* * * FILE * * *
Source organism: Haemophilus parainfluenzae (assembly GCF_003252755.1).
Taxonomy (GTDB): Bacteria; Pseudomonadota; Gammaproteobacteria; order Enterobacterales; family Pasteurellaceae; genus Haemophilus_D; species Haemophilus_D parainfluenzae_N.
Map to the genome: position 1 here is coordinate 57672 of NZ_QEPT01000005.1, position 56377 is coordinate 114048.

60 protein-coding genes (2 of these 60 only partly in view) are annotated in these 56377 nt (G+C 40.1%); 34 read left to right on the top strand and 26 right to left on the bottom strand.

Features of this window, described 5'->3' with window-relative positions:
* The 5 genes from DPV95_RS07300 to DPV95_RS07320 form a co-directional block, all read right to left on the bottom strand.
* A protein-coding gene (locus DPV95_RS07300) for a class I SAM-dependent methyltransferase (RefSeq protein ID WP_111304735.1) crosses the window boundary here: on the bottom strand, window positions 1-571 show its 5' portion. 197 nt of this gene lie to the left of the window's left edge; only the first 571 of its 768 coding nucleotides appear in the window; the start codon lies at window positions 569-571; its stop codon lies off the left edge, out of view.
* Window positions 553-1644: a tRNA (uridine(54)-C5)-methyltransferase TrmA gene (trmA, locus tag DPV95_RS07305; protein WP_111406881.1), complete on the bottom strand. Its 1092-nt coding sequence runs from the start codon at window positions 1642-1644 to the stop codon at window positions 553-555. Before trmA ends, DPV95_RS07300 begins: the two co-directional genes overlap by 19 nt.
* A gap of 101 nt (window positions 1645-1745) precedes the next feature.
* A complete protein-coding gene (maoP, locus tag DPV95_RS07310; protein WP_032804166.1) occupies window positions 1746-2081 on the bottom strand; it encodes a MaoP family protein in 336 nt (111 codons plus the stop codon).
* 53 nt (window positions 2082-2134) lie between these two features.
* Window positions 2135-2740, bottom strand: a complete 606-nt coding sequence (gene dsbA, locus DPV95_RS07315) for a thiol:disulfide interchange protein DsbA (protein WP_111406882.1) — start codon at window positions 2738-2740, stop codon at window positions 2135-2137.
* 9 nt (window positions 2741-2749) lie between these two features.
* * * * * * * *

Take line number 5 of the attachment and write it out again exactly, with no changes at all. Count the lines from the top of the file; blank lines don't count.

Features of this window, described 5'->3' with window-relative positions: